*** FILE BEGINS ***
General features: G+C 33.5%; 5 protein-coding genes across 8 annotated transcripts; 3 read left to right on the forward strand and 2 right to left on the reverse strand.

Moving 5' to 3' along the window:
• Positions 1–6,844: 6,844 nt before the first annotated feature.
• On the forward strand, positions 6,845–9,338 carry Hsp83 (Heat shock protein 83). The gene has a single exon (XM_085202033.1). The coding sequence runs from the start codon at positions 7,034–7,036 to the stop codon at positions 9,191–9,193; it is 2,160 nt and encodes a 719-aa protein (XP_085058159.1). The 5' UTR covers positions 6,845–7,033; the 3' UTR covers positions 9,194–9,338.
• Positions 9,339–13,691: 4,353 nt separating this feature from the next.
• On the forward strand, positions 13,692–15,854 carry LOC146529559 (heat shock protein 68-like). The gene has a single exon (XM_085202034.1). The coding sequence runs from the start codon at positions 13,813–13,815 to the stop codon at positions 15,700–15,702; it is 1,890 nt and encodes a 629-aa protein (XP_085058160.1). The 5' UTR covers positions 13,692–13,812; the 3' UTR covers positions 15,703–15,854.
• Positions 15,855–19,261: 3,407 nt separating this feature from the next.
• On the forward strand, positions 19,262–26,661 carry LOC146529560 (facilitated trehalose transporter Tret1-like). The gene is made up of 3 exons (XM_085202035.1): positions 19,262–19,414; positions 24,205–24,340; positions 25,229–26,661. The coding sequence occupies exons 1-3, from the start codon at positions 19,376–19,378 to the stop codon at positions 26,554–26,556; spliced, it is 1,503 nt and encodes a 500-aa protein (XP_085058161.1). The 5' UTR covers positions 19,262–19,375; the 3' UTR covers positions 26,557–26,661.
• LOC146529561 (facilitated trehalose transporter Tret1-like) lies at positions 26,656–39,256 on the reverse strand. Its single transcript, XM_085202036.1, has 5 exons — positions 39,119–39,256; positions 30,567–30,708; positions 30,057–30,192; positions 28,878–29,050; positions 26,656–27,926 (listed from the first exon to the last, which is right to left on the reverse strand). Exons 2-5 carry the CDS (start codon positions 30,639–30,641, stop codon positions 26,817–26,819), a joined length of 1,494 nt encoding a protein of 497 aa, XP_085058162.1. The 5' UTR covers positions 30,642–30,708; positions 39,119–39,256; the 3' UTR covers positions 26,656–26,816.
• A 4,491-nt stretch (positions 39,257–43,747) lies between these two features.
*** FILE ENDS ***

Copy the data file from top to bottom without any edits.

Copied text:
General features: G+C 33.5%; 5 protein-coding genes across 8 annotated transcripts; 3 read left to right on the forward strand and 2 right to left on the reverse strand.

Moving 5' to 3' along the window:
• Positions 1–6,844: 6,844 nt before the first annotated feature.
• On the forward strand, positions 6,845–9,338 carry Hsp83 (Heat shock protein 83). The gene has a single exon (XM_085202033.1). The coding sequence runs from the start codon at positions 7,034–7,036 to the stop codon at positions 9,191–9,193; it is 2,160 nt and encodes a 719-aa protein (XP_085058159.1). The 5' UTR covers positions 6,845–7,033; the 3' UTR covers positions 9,194–9,338.
• Positions 9,339–13,691: 4,353 nt separating this feature from the next.
• On the forward strand, positions 13,692–15,854 carry LOC146529559 (heat shock protein 68-like). The gene has a single exon (XM_085202034.1). The coding sequence runs from the start codon at positions 13,813–13,815 to the stop codon at positions 15,700–15,702; it is 1,890 nt and encodes a 629-aa protein (XP_085058160.1). The 5' UTR covers positions 13,692–13,812; the 3' UTR covers positions 15,703–15,854.
• Positions 15,855–19,261: 3,407 nt separating this feature from the next.
• On the forward strand, positions 19,262–26,661 carry LOC146529560 (facilitated trehalose transporter Tret1-like). The gene is made up of 3 exons (XM_085202035.1): positions 19,262–19,414; positions 24,205–24,340; positions 25,229–26,661. The coding sequence occupies exons 1-3, from the start codon at positions 19,376–19,378 to the stop codon at positions 26,554–26,556; spliced, it is 1,503 nt and encodes a 500-aa protein (XP_085058161.1). The 5' UTR covers positions 19,262–19,375; the 3' UTR covers positions 26,557–26,661.
• LOC146529561 (facilitated trehalose transporter Tret1-like) lies at positions 26,656–39,256 on the reverse strand. Its single transcript, XM_085202036.1, has 5 exons — positions 39,119–39,256; positions 30,567–30,708; positions 30,057–30,192; positions 28,878–29,050; positions 26,656–27,926 (listed from the first exon to the last, which is right to left on the reverse strand). Exons 2-5 carry the CDS (start codon positions 30,639–30,641, stop codon positions 26,817–26,819), a joined length of 1,494 nt encoding a protein of 497 aa, XP_085058162.1. The 5' UTR covers positions 30,642–30,708; positions 39,119–39,256; the 3' UTR covers positions 26,656–26,816.
• A 4,491-nt stretch (positions 39,257–43,747) lies between these two features.